Like Bat­man, this isn’t a great score at all, and although Rise Of The Tomb Raider seems to be a much more op­ti­mised graphic engine, it doesn’t run all that well at 4K, even on quite a meaty PC. True, our test sys­tem isn’t the most pow­er­ful in the world, far from it, but it’s still quite a beast when com­pared to a lot of PCs out there, and we’d ex­pect more fluid re­sults out of the game, if we’re hon­est.

ARK: Sur­vival Evolved

CPU Core i5 3.2Ghz / FX-8350 GPU 2GB Geforce GTX 660 / Radeon HD 7870 RAM 8GB HDD 20GB OS Win­dows 8 DirectX 11 Av­er­age FPS dur­ing tests - 5-10

ARK: Sur­vival Evolved has be­come one of the most pop­u­lar of the waves of sur­vival ti­tles flood­ing the mar­ket. Rather than task you with fight­ing against un­dead in a typ­i­cal zom­bie apoc­a­lypse sce­nario, Ark puts on a strange is­land pop­u­lated by pri­mae­val crea­tures. You have to de­fend your­self from these threats, as well as other play­ers, all the time scav­eng­ing for re­sources to build shel­ter and new tech­nolo­gies.

As with all of these on­line, open-world sur­vival games, Ark is a po­ten­tially stress­ful propo­si­tion on any sys­tem, as there’s go­ing to be a lot to han­dle along­side the on­line re­quire­ment. Of­ten, these games are visu­ally stunted in order to make things man­age­able, but Ark has im­pres­sive graph­ics, and this cer­tainly showed in our tests, which pro­duced very low av­er­age FPS scores.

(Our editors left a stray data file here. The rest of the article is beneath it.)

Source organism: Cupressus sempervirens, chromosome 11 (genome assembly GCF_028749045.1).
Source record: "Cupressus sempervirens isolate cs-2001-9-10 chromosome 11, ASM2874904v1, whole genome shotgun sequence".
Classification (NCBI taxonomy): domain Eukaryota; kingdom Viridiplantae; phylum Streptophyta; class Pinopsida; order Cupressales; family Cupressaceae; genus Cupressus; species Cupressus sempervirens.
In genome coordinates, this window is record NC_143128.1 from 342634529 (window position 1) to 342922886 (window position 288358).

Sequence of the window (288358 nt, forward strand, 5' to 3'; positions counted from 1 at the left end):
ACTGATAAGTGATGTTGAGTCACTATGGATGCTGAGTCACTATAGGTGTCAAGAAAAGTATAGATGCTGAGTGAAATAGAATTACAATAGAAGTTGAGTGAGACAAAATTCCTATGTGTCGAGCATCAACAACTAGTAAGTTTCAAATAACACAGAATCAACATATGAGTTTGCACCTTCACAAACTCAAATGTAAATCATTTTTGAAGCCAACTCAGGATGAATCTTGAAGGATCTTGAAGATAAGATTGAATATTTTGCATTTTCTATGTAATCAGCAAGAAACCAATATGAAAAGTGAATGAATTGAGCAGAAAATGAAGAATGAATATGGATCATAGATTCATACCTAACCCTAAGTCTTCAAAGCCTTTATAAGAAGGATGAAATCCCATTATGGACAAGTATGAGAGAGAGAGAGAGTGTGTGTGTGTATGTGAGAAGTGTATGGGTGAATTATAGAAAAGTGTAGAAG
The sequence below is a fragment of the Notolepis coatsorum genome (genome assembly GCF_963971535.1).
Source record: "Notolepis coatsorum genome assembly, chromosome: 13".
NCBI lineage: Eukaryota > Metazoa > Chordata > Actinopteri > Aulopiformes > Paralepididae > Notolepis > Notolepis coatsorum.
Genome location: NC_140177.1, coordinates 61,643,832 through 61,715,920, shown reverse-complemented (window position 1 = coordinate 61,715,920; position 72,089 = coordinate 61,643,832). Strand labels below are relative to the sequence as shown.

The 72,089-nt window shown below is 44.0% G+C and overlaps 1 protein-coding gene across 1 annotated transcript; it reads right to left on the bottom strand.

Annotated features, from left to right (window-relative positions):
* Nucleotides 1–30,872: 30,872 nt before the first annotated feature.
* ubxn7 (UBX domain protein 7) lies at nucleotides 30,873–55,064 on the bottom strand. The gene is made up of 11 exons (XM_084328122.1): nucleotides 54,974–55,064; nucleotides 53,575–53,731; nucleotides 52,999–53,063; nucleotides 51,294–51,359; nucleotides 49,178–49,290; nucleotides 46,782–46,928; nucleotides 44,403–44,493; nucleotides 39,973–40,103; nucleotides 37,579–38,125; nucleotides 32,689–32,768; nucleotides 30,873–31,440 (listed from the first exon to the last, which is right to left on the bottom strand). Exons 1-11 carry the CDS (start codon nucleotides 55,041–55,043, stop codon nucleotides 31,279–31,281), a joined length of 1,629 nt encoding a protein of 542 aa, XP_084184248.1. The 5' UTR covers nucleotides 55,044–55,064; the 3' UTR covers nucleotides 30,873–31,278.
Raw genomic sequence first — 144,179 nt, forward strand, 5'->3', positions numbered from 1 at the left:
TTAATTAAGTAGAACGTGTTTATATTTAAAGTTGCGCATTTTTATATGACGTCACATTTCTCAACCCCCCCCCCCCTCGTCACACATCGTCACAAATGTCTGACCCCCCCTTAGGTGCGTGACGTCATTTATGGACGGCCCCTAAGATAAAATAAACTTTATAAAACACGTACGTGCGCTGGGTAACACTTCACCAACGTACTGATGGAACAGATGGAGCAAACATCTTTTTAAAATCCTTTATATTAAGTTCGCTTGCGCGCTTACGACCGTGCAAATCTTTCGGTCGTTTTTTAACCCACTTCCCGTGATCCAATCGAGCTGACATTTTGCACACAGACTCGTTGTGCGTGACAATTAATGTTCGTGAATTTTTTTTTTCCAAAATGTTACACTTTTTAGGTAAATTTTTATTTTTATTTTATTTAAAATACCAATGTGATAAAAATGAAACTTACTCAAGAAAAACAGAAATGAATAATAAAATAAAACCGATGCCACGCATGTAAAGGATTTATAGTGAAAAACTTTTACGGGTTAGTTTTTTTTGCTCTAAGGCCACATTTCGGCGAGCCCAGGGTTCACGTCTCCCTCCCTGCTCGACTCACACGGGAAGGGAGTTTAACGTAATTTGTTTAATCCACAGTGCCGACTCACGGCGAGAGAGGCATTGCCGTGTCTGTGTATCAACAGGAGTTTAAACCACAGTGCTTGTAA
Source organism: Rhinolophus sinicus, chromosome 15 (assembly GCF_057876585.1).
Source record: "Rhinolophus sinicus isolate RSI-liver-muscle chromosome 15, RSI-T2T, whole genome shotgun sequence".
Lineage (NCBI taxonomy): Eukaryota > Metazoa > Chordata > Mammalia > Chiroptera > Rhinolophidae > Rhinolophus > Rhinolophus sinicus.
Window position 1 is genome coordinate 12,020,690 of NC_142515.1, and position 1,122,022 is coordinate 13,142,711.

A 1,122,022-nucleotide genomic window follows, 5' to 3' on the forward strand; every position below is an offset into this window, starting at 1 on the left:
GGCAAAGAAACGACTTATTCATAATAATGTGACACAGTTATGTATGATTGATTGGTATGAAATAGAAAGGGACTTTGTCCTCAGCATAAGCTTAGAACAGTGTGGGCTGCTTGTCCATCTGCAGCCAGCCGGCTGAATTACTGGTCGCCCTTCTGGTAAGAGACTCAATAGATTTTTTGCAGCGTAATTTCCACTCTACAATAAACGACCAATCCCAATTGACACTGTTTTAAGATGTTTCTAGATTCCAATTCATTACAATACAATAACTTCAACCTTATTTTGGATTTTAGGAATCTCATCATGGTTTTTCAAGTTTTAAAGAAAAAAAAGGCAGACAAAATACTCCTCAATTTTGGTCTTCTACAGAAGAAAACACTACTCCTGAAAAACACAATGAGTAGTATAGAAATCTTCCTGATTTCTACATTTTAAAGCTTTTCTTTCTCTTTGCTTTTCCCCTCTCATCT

GTA V

CPU Core i5 3.2Ghz / FX-8350 GPU 2GB Geforce GTX 660 / Radeon HD 7870 RAM 8GB HDD 65GB OS Win­dows 8 DirectX 11 Av­er­age FPS dur­ing tests – 5-10

As ar­guably the most pop­u­lar game of the last cou­ple of years, and a ti­tle that’s still in the charts to­day, Grand Theft Auto 5 is a huge success, and for good rea­son. How­ever, when it comes to run­ning on our 4K test setup it was a dif­fer­ent story.

GTA V ac­tu­ally man­aged to get the low­est FPS score by a small mar­gin be­tween it and Ark, which is very sur­pris­ing given the pedi­gree be­hind it, and the far su­pe­rior scores of games that are far more de­mand­ing in terms of spec­i­fi­ca­tions. This is even more sur­pris­ing given that GTA V is es­sen­tially a con­sole port, mean­ing the in­tended hard­ware is less pow­er­ful than the even the stan­dard rec­om­mended PC.